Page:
Includes waves and sound, electricity and magnetism, light and optics, and topics in modern physics. Lecture and laboratory.Prerequisites: PHYS 211
Credits: 2
PHYS 220 focuses on mathematical methods for introductory physics and problem solving skills framed in Newton's Laws at the introductory level. Specific topics include Vector Algebra and Trigonometry, Forces and Newtons Laws, and applications of Calculus to kinematics.The goal of the course is to provide students with supplemental preparation for a CalculusBased Introductory Physics Course. Registration will require special permission.Prerequisites: none
Goal Areas: GE02, GE03
Credits: 4
Designed for science and engineering students. Calculusbased physics. Covers elementary mechanics including kinematics, statics, equilibrium and dynamics of particles, work and energy, rotational motion, gravitation, and oscillation. Lecture and Laboratory. MATH 121 must be completed with a C or better prior to taking this course or must be taken concurrently. High school physics or PHYS 101 is also strongly encouraged. Fall, SpringPrerequisites: none
Goal Areas: GE02, GE03
Credits: 3
Designed for science and engineering students. Calculusbased physics. Covers electrical charge and field; magnetic field and its sources; current and resistance; simple DC and AC circuits; and electromagnetic induction. Lecture only. (Associated laboratory course is PHYS 232.) MATH 121 must be completed with a C or better prior to taking this course. MATH 122 must be completed before taking this course or taken concurrently. Fall, SpringPrerequisites: MATH 121 with a “C” or better; PHYS 221 with a “C” or better.
Credits: 3
Designed for science and engineering students. Calculusbased physics. Covers fluids, thermodynamics, mechanical and sound waves, geometrical optics, physical optics, and modern physics. Lecture only. (Associated laboratory course is PHYS 233.) Pre: MATH 121 with a Cor better; and PHYS 221 with a C or better. MATH 122 must be completed before taking this course or taken concurrently. SpringPrerequisites: MATH 121 with a “C” or better; and PHYS 221 with a “C” or better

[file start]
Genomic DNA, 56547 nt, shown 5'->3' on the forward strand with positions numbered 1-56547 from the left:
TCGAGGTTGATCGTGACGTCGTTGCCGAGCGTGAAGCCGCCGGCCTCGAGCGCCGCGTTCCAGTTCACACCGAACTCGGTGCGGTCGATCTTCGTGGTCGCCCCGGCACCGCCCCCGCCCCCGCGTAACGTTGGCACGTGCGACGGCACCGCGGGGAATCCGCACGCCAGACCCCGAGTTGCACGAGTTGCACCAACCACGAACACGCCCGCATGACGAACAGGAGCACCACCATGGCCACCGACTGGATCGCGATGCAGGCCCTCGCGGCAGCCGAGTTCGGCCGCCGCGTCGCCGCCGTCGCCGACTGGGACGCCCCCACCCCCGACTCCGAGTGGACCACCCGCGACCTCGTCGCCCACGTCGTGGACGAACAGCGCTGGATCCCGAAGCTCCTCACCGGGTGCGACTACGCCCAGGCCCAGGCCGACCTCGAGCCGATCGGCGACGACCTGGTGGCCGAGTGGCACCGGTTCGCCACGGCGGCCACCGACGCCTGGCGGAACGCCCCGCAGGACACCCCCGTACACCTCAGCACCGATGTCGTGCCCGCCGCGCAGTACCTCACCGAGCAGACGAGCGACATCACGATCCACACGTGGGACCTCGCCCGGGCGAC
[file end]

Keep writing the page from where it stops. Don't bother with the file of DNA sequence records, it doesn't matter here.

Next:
Credits: 1
Designed for science and engineering students. Laboratory course accompanying PHYS 222. Experiments involving electric and magnetic fields, electric potential, electric and magnetic forces, and simple circuits. Laboratory only. Prereq: PHYS 221 with a C or better; and PHYS 222 or concurrent. Fall, SpringPrerequisites: PHYS 221 with a “C” or better; and PHYS 222 or concurrent.
Credits: 1
Designed for science and engineering students. Laboratory course accompanying PHYS 223. Experiments involving fluids, thermodynamics, mechanical waves, geometrical optics, and physical optics. Laboratory only. Prereq: PHYS 221 with a C or better; and PHYS 223 or concurrent. SpringPrerequisites: PHYS 221 with a “C” or better; and PHYS 223 or concurrent.
Credits: 3
For prospective teachers in elementary schools. Topics include weather, weather forecasting and record keeping, simple machines, electricity, chemistry, sound, light, and others. May not count as a physics elective. Not available for P/N grading.Prerequisites: none
300 Level
Credits: 3
Special Theory of Relativity. Quantum nature of waves and particles: photons, de Broglie wavelength of matter and wave packet description of particles, Bohr model of hydrogen. Schrodinger wave equation in onedimension: energy quantization, potential barriers, simple harmonic oscillator. Oneelectron atoms. Xray and optical excitation of multielectron atoms. Lecture and laboratory. Prereq: MATH 122; (PHYS 222 and concurrently with PHYS 223) or PHYS 212.Prerequisites: MATH 122; (PHYS 222 and concurrently with PHYS 223) or PHYS 212.
Credits: 3
Topics include the basics of molecular structure and spectra, classical and quantum statistical physics, solid state physics, nuclear physics,and particle physics. The lab component will teach the operation of various radiation detectors, and use them to study the interaction of radiation with matter.Prerequisites: PHYS 335
Credits: 13